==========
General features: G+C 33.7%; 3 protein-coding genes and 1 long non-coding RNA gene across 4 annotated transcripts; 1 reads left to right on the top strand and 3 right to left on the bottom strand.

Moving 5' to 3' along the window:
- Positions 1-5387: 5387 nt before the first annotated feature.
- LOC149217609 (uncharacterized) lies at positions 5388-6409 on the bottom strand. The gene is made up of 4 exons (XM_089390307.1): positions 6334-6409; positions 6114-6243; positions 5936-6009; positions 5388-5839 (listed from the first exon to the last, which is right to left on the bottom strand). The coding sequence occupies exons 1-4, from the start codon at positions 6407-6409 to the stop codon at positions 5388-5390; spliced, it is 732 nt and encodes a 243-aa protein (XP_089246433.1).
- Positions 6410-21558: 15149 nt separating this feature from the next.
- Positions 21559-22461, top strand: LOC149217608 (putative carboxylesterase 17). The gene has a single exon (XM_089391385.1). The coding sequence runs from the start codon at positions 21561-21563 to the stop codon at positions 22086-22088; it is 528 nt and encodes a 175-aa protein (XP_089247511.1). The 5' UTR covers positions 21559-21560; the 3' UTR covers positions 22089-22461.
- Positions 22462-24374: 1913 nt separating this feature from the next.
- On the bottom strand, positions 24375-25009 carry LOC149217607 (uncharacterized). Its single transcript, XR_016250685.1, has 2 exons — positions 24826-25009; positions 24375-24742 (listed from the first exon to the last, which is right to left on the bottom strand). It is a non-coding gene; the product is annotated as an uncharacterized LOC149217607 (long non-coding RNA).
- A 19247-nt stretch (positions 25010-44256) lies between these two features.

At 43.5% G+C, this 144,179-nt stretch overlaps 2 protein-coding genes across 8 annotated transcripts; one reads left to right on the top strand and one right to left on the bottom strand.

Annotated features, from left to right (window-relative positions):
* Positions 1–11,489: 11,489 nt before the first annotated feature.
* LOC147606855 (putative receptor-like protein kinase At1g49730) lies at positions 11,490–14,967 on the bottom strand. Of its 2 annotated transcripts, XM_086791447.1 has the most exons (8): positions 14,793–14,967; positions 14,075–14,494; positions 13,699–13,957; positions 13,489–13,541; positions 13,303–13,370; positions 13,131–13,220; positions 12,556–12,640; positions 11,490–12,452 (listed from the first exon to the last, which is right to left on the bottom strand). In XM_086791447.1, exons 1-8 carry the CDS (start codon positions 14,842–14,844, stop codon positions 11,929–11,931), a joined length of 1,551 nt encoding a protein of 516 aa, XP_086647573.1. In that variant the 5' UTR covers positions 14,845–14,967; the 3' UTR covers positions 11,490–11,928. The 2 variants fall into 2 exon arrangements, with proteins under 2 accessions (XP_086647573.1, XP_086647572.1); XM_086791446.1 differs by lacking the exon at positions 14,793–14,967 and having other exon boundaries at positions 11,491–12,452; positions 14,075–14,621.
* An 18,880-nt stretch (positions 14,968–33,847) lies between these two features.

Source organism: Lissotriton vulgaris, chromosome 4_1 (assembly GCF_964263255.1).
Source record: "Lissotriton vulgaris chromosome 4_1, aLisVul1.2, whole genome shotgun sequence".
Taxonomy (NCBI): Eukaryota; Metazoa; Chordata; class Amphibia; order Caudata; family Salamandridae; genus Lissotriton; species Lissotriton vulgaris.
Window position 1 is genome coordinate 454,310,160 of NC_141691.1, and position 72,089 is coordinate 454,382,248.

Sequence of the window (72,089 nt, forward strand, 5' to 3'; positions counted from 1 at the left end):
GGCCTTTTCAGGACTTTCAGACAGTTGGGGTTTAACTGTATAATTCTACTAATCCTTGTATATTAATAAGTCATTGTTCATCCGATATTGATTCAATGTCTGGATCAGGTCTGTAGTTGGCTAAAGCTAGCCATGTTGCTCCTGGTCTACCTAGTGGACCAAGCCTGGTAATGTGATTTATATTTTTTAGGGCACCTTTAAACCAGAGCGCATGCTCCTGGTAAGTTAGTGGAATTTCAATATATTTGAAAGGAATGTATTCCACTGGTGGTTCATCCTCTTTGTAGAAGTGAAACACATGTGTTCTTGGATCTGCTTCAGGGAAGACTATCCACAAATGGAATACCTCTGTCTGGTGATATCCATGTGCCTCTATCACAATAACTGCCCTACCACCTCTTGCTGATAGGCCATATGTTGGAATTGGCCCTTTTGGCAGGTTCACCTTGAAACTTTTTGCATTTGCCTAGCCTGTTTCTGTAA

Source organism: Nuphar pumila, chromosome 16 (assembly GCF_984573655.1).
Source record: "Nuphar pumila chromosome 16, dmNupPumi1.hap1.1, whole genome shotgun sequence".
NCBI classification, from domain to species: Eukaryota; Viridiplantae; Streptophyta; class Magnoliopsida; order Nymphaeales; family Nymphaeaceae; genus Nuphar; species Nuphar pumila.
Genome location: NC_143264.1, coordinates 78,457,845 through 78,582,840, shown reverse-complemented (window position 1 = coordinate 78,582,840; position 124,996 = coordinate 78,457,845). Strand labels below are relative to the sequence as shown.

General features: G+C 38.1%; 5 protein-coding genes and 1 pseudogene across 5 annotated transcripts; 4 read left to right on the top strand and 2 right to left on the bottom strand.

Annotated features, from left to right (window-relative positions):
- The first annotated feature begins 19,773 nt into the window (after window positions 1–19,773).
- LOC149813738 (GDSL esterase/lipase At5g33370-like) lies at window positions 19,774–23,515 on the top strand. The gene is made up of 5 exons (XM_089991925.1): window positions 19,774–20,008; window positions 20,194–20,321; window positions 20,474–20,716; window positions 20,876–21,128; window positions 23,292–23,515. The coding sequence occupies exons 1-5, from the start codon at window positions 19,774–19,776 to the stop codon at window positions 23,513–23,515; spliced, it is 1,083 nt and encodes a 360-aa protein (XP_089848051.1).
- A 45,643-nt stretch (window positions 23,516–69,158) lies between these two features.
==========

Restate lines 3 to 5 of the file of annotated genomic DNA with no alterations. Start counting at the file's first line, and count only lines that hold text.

- Positions 1-5387: 5387 nt before the first annotated feature.
- LOC149217609 (uncharacterized) lies at positions 5388-6409 on the bottom strand. The gene is made up of 4 exons (XM_089390307.1): positions 6334-6409; positions 6114-6243; positions 5936-6009; positions 5388-5839 (listed from the first exon to the last, which is right to left on the bottom strand). The coding sequence occupies exons 1-4, from the start codon at positions 6407-6409 to the stop codon at positions 5388-5390; spliced, it is 732 nt and encodes a 243-aa protein (XP_089246433.1).
- Positions 6410-21558: 15149 nt separating this feature from the next.